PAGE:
Get DOS sound under NT, 2000 and XP

With the Windows NT 4.0, Windows 2000 and Windows XP operating systems, Microsoft has opted to phase out a full-blown MS-DOS mode, requiring users and DOS software to access an emulated DOS window (also known as a DOS box). While most newer and some older DOS-based games and music creation programs should work fine, one potential limitation of DOS boxes is poor sound support. One solution is to use software such as the commercial $US40 SoundFX 2000 (www.softsystem.co.uk/page3.htm) and the free VDMSound (VDM — Virtual DOS Machine) www.ece.mcgill.ca/~vromas/vdmsound.

VDMSound emulates the default standard SoundBlaster-compatible en­vi­ron­ment (providing digital and stereo effects, and support for FM and AdLib music) in addition to emulating an MPU-401 interface (for MIDI) and a standard game-port interface (for games with joystick support). VDMSound does this completely independently of your audio hardware and settings and, as such, works with a sound card. If you don’t have a sound card, VDMSound can even save the sound to your hard disk. VDMSound will not work in a Windows 95, 98 or Me environment.

Sound check

If your game allows you to select General MIDI for music, then you should not require VDMSound. You may also be able to choose to hear sound through your PC speaker — so long as you enjoy listening to the retro style beeps! If you’re a Windows XP user, there is a somewhat easier option, known as Compatibility Mode, that helps to get DOS programs to run in the first place and can help with sound support.

In XP, right-click on the shortcut or application file of the program to which you wish to apply Compatibility Mode. Go to Properties and then select the Compatibility tab. When you tick the box titled “Run this program in Compatibility Mode”, the drop-down list will become selectable. From this list, you can choose Windows 95, Windows 98/Windows Me, Windows NT 4.0 (Service Pack 5) or Windows 2000 as the desired compatible operating system.

From the Compatibility Mode’s Memory tab, you can define specific memory properties that some older games might need to work correctly, such as EMS and XMS. It’s also essential to check the game manufacturer’s Web site to see if any patches have been released for the selected game. A patch (if released) will not only get rid of any known bugs in the game’s code but may also offer support for Windows XP.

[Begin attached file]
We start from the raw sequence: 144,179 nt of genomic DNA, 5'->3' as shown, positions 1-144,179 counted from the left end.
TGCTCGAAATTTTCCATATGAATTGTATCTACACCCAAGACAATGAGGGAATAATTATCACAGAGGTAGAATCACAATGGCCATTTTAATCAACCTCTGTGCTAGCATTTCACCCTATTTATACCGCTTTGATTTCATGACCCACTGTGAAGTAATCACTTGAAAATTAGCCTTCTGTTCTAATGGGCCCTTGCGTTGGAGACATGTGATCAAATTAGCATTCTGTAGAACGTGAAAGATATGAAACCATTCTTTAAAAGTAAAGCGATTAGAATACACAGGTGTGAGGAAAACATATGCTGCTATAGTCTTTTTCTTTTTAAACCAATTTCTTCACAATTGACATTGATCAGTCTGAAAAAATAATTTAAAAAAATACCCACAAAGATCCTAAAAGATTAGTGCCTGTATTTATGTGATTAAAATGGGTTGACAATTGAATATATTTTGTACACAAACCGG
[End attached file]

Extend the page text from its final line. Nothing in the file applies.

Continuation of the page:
It has been reported that some games may have problems playing sound when in Compatibility Mode. If you experience sound problems, check the manufacturer’s Web site for both the latest patch for your game and the latest Windows XP driver for your sound card. If you still have no luck, then VDMSound might be your best bet. Check if it supports the software you’re trying to run here. If your software is listed, you might also see some tips for getting it to work with VDMSound.

Using VDMSound

After you’ve installed VDMSound, you’ll be able to right-click the executable (.exe or .com) file of your classic DOS game, for example, and select Run with VDMS (as shown in FIGURE 1). While you could further customise the way VDMSound works from the command line, your best bet to do this is to use LaunchPad 1.0.0.7 — a GUI for VDMSound that we’ve also placed on the cover disc. Once you’ve installed LaunchPad, you can access VDMSound settings for a particular DOS program by right-clicking on the executable of the program and selecting the Run with VDMS option that has a musical icon next to it. Select Create new configuration from scratch, click Next and then select Advanced. You’ll then see the advanced configuration options for more emulator environment settings, as shown in FIGURE 2. LaunchPad integrates with Windows Explorer and places all settings for that game (memory, CD-ROM, sound, joystick, etc.) in one central area.

Using VDMSound, we were able to get several programs that previously could only run using PC speaker sound to run with much better SoundBlaster-type FM quality sound.

Other useful tools

Classic games were designed for older hardware and sometimes, when run on the speedy computers we have today, they can run too quickly to be playable. This is where slow-down utilities such as Slowdown (http://members.aol.com/bretjohn), CPUKiller (www.cpukiller.com) and Bremze (http://ansis.folklora.lv/bremze) come in handy.

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Danny Allen

PC World
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